Which, to bring it back around, is where I part ways with the Bishops, or anyone who insists abstract notions must, in any case, in even one case, trump the needs of any given individual.  And yes, I know how radically unethical that statement sounds.

It is as radically unethical as the iconoclastic statements and actions of Jesus' ministry placed within the context of Jewish law and society. As Alberich points out - and as you have pointed out many times over the years on this blog very powerfully and persuasively - placing the needs of other persons above fealty to abstract ideas or material things...or ourselves...is the very basis of an ethical system. And further, it a necessary foundation for spiritual Love.

When Christ performed healings on the Sabbath the Pharisees said, "See? He does not respect the Lord's Day." When he revealed that following him path demanded that one leave one's family (issues and entanglements) behind they accused him of violating the Commandment to honor one's father and mother - not the only Commandment of which he ran afoul, of course. Indeed the story of Christ's public ministry in the Gospels is woven together by a thread of episodes in which he runs up against the authorities and the strictures of the "Big Ideas" of his day and chooses to subsume their demands to the needs of individuals time and time again - whether those Ideas arose from the sacred tenets of Jewish orthodoxy; religiously sanctioned vengeance that was seen as essential to keep society from descending into choas; or simple polity and time-honored custom.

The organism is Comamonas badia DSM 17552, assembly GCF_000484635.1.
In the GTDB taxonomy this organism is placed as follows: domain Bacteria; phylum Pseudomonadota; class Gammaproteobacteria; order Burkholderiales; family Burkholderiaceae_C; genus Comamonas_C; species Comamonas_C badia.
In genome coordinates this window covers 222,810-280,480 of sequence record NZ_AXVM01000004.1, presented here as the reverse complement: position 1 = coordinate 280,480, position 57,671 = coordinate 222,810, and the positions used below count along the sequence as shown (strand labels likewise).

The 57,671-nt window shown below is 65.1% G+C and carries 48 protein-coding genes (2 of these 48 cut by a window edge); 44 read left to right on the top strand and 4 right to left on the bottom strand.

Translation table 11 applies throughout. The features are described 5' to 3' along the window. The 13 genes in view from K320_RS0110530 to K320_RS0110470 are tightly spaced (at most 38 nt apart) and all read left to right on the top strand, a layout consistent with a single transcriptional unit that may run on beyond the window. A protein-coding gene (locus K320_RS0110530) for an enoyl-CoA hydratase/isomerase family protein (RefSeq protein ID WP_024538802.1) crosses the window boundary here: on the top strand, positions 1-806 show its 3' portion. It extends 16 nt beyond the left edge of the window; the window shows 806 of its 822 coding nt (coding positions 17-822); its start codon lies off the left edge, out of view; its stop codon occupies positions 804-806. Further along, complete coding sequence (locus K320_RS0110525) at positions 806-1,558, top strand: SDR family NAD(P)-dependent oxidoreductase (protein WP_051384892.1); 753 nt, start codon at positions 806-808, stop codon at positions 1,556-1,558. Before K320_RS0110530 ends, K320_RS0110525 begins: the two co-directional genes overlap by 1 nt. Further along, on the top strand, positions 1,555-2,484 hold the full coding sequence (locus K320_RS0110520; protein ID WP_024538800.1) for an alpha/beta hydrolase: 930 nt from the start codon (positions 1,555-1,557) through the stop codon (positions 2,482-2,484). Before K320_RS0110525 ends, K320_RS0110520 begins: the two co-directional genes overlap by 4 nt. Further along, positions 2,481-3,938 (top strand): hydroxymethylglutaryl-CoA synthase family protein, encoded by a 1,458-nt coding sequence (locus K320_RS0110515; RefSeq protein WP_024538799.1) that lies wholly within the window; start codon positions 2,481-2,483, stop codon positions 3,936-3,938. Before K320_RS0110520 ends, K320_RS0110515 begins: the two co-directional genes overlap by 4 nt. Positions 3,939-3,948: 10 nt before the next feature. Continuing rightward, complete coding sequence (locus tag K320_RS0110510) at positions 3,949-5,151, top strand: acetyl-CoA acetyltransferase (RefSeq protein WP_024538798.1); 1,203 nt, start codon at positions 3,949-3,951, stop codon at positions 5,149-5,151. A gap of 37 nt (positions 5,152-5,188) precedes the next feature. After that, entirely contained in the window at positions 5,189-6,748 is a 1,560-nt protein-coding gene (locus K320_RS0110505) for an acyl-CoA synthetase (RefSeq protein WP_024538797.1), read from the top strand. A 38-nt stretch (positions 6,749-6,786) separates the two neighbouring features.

So I'd say you're on the right track with your radical notions, or at least in good company.